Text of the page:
During the late nineteenth century the Penny Farthing was a popular bicycle. It had a large front wheel and a small rear wheel. Since its pedal cranks were connected directly to the front axle, the rear wheel would often go up in the air moving the rider slightly forward. This likely prompted riders to see how long they could ride with the back wheel in the air. Thus, the unicycle was born.

Unicycling is really just about balance, Taylor said. It's hard to learn, and hard to understand but it doesn't take long to get good at it.

Taylor uses his unicycle as a primary mode of transportation not only because it's fun and entertaining but also because it reminds him of when he was a member of Cirque Du Soleil.

Taylor explained he has never fallen off of his unicycle and for him it is much easier than biking.

"People define falling as hitting the ground and scraping their knee or hands but on a unicycle you can't fall," Taylor said. "It's difficult to fall off of a unicycle because when you feel yourself falling your feet are already under you. When you fall off a bike you'll be holding onto the handle bars until you hit the ground."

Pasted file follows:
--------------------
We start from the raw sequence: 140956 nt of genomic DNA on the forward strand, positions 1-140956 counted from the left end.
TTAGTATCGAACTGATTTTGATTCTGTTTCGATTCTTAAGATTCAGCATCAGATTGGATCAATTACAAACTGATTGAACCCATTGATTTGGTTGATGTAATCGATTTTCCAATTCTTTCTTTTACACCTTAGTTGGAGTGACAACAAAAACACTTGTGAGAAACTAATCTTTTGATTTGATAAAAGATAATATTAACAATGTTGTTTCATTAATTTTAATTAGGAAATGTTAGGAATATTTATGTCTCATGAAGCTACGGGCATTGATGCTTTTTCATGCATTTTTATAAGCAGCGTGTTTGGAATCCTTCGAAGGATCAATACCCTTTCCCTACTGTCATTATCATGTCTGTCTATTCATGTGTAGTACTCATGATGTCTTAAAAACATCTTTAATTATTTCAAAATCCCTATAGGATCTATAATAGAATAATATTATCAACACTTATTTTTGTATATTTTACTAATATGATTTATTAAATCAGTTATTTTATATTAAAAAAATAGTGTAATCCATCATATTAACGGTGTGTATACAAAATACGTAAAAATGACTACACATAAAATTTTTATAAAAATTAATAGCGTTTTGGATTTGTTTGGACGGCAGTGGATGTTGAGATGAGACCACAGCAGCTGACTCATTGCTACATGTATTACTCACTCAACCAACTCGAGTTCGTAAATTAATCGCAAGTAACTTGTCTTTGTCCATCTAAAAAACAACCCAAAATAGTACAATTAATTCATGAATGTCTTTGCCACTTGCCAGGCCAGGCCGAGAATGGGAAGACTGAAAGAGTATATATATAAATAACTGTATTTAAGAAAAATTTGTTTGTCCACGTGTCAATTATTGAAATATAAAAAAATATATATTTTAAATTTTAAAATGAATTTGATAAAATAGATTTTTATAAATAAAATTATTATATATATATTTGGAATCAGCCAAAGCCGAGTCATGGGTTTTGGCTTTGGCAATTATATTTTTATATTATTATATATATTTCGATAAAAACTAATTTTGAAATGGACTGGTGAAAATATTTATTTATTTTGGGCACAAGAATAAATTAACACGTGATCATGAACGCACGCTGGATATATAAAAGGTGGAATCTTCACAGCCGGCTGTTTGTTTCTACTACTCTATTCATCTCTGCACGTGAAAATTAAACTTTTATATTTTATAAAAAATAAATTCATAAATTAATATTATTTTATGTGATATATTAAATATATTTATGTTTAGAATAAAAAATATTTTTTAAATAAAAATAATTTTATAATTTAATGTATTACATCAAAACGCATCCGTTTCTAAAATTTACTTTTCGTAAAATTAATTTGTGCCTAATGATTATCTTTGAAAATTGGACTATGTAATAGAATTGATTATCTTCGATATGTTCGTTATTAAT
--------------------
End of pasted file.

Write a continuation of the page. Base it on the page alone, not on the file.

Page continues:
Taylor also explained all of your body weight is on the seat when riding a unicycle so the tire always looks flat, as all of your weight is on one tire instead of two.

"With biking you actually don't really use your seat," Taylor said. "In reality most of your weight isn't on the seat it's either on your wrists and hands or your feet. You're either standing up and biking or you're very lightly on the seat."

For Taylor, the people he met and the experiences he had working for Cirque Du Soleil were worth all of the effort and he doesn't intend to forget the things he learned while there.

Though he has left behind the fast paced circus life, Taylor said he enjoys his new job. He explained meeting new people and being able to see his family more often are both huge benefits to military life, but he wouldn't change his experience with the circus for anything.

"I'm actually hoping to start classes on base for people who want to learn unicycling," Taylor said. "I've had two people already ask me to teach them, one is a nine-year-old boy who I ended up giving my original unicycle from the garage sale to. I don't intend to stop doing this anytime soon."